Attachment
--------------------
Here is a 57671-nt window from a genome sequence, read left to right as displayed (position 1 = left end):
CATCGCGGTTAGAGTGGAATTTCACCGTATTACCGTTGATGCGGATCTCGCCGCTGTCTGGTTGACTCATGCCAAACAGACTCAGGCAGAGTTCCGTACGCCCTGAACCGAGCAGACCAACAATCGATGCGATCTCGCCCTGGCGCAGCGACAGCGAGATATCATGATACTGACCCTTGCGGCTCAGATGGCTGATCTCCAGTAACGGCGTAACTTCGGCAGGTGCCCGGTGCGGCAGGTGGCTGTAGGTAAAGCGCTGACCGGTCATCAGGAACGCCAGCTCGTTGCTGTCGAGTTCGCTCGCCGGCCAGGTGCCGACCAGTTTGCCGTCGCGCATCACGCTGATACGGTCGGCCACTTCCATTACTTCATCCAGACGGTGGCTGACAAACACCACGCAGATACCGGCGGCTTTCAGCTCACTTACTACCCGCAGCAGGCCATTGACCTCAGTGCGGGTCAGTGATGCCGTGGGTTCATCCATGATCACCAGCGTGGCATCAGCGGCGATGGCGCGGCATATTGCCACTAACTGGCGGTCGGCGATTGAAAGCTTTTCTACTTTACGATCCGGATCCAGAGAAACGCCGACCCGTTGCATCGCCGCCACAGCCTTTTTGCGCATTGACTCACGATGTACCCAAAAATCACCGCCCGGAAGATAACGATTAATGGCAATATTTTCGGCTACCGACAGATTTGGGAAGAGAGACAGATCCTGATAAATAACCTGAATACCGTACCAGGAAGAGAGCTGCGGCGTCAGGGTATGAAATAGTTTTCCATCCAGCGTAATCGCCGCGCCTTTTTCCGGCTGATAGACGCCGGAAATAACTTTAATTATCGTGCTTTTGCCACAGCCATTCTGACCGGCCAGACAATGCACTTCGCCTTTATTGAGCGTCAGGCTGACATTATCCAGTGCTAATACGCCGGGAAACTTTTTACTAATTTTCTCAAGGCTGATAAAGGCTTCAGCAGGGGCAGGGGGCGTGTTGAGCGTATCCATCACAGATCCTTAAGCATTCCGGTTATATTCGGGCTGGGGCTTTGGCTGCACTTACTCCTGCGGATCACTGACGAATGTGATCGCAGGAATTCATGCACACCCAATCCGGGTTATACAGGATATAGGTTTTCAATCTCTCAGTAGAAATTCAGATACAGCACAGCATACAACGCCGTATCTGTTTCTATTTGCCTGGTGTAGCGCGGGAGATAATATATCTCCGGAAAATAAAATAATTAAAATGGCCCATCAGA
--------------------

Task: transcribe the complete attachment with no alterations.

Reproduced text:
Here is a 57671-nt window from a genome sequence, read left to right as displayed (position 1 = left end):
CATCGCGGTTAGAGTGGAATTTCACCGTATTACCGTTGATGCGGATCTCGCCGCTGTCTGGTTGACTCATGCCAAACAGACTCAGGCAGAGTTCCGTACGCCCTGAACCGAGCAGACCAACAATCGATGCGATCTCGCCCTGGCGCAGCGACAGCGAGATATCATGATACTGACCCTTGCGGCTCAGATGGCTGATCTCCAGTAACGGCGTAACTTCGGCAGGTGCCCGGTGCGGCAGGTGGCTGTAGGTAAAGCGCTGACCGGTCATCAGGAACGCCAGCTCGTTGCTGTCGAGTTCGCTCGCCGGCCAGGTGCCGACCAGTTTGCCGTCGCGCATCACGCTGATACGGTCGGCCACTTCCATTACTTCATCCAGACGGTGGCTGACAAACACCACGCAGATACCGGCGGCTTTCAGCTCACTTACTACCCGCAGCAGGCCATTGACCTCAGTGCGGGTCAGTGATGCCGTGGGTTCATCCATGATCACCAGCGTGGCATCAGCGGCGATGGCGCGGCATATTGCCACTAACTGGCGGTCGGCGATTGAAAGCTTTTCTACTTTACGATCCGGATCCAGAGAAACGCCGACCCGTTGCATCGCCGCCACAGCCTTTTTGCGCATTGACTCACGATGTACCCAAAAATCACCGCCCGGAAGATAACGATTAATGGCAATATTTTCGGCTACCGACAGATTTGGGAAGAGAGACAGATCCTGATAAATAACCTGAATACCGTACCAGGAAGAGAGCTGCGGCGTCAGGGTATGAAATAGTTTTCCATCCAGCGTAATCGCCGCGCCTTTTTCCGGCTGATAGACGCCGGAAATAACTTTAATTATCGTGCTTTTGCCACAGCCATTCTGACCGGCCAGACAATGCACTTCGCCTTTATTGAGCGTCAGGCTGACATTATCCAGTGCTAATACGCCGGGAAACTTTTTACTAATTTTCTCAAGGCTGATAAAGGCTTCAGCAGGGGCAGGGGGCGTGTTGAGCGTATCCATCACAGATCCTTAAGCATTCCGGTTATATTCGGGCTGGGGCTTTGGCTGCACTTACTCCTGCGGATCACTGACGAATGTGATCGCAGGAATTCATGCACACCCAATCCGGGTTATACAGGATATAGGTTTTCAATCTCTCAGTAGAAATTCAGATACAGCACAGCATACAACGCCGTATCTGTTTCTATTTGCCTGGTGTAGCGCGGGAGATAATATATCTCCGGAAAATAAAATAATTAAAATGGCCCATCAGA